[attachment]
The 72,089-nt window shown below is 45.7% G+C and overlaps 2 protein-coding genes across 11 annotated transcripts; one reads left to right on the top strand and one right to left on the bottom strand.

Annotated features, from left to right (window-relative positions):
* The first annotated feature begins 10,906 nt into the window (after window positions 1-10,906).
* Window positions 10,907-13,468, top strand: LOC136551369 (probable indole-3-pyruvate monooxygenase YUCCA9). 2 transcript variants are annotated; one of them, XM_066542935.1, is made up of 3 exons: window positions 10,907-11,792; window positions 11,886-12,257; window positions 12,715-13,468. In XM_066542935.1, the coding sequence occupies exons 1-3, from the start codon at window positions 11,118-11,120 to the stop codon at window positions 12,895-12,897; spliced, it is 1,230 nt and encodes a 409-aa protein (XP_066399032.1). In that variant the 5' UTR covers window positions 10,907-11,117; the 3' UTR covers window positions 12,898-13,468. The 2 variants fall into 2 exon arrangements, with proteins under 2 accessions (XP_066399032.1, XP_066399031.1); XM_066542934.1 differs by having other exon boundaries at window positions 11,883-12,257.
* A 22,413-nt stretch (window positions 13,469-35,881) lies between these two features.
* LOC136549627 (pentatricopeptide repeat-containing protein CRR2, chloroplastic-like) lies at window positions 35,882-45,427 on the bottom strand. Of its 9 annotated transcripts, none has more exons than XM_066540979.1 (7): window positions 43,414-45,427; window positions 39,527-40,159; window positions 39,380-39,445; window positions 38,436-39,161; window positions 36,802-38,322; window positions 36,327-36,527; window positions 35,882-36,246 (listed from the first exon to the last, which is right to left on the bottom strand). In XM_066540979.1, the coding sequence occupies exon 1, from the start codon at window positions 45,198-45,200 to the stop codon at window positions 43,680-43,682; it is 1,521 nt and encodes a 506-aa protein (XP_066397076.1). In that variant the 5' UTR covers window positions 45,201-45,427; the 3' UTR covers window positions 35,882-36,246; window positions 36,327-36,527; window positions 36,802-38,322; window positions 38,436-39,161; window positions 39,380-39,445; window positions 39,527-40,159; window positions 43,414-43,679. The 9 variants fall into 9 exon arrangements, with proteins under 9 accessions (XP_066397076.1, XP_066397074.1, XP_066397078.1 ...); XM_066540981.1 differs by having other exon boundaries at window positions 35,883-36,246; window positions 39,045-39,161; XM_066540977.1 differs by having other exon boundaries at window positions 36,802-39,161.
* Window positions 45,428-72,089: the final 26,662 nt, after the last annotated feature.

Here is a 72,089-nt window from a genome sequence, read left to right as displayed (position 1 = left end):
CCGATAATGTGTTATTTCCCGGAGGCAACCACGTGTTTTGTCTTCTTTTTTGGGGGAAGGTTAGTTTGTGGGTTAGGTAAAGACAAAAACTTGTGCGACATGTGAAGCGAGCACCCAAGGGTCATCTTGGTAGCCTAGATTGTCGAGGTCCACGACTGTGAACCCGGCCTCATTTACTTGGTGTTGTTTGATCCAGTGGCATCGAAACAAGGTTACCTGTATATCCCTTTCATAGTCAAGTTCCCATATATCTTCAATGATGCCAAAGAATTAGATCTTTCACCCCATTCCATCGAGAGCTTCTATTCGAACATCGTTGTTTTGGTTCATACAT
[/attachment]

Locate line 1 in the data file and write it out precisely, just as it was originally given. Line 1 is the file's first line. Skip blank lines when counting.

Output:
The 72,089-nt window shown below is 45.7% G+C and overlaps 2 protein-coding genes across 11 annotated transcripts; one reads left to right on the top strand and one right to left on the bottom strand.